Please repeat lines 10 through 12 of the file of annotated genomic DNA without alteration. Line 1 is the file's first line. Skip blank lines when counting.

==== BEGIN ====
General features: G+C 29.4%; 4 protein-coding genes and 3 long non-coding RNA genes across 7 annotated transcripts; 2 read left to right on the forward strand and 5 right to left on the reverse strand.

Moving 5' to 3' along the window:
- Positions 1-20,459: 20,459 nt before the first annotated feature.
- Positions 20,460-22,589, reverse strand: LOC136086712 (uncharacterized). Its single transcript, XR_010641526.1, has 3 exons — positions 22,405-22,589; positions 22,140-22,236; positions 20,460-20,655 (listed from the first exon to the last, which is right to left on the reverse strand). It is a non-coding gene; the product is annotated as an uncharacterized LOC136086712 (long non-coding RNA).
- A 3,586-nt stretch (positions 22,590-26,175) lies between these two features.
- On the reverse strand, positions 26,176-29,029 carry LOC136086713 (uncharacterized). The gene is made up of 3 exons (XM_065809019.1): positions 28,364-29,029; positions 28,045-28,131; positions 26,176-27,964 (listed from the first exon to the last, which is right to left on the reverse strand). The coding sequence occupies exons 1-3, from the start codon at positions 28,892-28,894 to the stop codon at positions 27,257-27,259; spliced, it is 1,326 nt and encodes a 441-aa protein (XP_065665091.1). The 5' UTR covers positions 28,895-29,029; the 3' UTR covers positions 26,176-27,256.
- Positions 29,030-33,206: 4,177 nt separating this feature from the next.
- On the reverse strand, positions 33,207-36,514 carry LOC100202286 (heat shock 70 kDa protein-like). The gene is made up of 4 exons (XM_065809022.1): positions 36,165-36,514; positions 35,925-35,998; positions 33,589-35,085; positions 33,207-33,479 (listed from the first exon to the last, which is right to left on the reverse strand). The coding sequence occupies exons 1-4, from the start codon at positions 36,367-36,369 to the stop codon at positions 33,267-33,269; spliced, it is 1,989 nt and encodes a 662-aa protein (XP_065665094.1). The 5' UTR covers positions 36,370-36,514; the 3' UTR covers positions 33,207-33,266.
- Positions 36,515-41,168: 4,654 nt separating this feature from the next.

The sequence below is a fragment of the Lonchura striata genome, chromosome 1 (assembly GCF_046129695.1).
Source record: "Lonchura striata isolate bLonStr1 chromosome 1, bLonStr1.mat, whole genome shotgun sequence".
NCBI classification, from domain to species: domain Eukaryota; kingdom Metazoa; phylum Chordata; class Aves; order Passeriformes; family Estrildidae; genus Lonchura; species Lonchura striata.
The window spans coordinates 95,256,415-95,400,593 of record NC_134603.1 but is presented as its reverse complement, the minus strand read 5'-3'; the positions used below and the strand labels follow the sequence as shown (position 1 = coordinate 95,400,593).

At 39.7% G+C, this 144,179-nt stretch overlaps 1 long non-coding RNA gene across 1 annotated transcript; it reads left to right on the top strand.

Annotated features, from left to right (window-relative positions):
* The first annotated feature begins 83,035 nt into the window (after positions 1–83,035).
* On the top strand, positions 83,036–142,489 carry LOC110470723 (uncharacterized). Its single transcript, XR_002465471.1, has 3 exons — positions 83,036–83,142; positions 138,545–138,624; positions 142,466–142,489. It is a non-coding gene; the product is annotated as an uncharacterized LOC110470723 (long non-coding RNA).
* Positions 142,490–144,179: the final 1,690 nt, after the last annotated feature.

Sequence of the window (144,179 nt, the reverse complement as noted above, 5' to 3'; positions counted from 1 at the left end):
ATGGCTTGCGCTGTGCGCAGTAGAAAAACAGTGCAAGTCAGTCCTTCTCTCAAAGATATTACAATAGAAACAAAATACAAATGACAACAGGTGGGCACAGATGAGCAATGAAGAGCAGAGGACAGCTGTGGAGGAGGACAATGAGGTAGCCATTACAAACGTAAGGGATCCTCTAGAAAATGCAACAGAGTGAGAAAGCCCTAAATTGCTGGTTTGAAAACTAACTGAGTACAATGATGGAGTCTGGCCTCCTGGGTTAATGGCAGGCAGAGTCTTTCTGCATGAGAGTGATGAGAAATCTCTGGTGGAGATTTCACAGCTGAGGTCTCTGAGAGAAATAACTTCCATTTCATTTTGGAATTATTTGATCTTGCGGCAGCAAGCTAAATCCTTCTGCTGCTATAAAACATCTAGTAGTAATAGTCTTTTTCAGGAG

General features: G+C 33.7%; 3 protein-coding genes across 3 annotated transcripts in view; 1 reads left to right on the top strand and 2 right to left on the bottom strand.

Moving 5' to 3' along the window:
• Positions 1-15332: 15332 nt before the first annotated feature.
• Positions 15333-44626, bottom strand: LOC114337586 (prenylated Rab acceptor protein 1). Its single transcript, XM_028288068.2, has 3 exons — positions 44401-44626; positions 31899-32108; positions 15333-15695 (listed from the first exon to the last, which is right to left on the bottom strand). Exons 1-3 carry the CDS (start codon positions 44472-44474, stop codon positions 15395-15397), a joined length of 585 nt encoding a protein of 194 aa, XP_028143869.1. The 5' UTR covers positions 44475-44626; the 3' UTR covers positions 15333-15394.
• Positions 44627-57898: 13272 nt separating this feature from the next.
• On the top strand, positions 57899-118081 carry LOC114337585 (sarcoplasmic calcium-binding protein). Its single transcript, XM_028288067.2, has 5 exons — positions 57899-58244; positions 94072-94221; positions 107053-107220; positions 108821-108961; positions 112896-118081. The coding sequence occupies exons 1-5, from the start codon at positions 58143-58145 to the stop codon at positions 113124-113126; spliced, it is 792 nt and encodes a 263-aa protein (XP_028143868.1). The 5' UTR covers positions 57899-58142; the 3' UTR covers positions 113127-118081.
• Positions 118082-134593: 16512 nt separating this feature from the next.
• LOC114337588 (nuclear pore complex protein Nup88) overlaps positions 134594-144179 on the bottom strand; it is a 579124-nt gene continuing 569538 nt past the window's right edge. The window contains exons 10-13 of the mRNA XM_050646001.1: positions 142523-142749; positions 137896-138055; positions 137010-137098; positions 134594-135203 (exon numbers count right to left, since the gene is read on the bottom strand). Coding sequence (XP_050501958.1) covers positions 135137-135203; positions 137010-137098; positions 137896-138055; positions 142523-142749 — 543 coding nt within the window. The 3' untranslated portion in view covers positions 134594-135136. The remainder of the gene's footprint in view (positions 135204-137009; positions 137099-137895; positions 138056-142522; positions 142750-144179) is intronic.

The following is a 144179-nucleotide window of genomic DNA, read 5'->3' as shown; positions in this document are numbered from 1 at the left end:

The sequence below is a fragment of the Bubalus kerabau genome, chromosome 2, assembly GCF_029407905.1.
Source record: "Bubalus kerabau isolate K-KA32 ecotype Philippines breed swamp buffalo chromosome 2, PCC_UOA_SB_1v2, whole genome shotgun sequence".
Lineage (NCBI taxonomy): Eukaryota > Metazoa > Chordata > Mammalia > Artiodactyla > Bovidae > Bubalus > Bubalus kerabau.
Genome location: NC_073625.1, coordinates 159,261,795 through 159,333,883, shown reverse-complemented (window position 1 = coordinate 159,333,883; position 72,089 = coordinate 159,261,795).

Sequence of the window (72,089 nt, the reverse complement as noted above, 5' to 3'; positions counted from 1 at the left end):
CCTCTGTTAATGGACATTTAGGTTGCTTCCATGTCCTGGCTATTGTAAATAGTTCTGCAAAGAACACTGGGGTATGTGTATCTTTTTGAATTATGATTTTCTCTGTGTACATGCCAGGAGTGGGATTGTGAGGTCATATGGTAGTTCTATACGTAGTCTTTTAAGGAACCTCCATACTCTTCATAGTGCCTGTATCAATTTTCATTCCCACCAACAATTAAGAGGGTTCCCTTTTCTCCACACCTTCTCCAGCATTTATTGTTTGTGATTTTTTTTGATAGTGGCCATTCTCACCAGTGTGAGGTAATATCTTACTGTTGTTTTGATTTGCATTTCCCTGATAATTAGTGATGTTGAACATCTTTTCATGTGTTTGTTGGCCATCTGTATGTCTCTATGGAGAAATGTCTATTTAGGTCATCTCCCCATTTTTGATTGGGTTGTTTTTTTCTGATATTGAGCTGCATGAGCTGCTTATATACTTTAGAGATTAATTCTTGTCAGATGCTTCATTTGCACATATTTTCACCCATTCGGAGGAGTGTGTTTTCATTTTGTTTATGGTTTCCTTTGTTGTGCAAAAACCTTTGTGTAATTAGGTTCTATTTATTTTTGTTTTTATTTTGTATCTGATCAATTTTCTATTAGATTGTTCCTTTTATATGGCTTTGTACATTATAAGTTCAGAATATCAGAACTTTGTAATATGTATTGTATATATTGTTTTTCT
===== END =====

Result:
The sequence below is a fragment of the Lonchura striata genome, chromosome 1 (assembly GCF_046129695.1).
Source record: "Lonchura striata isolate bLonStr1 chromosome 1, bLonStr1.mat, whole genome shotgun sequence".
NCBI classification, from domain to species: domain Eukaryota; kingdom Metazoa; phylum Chordata; class Aves; order Passeriformes; family Estrildidae; genus Lonchura; species Lonchura striata.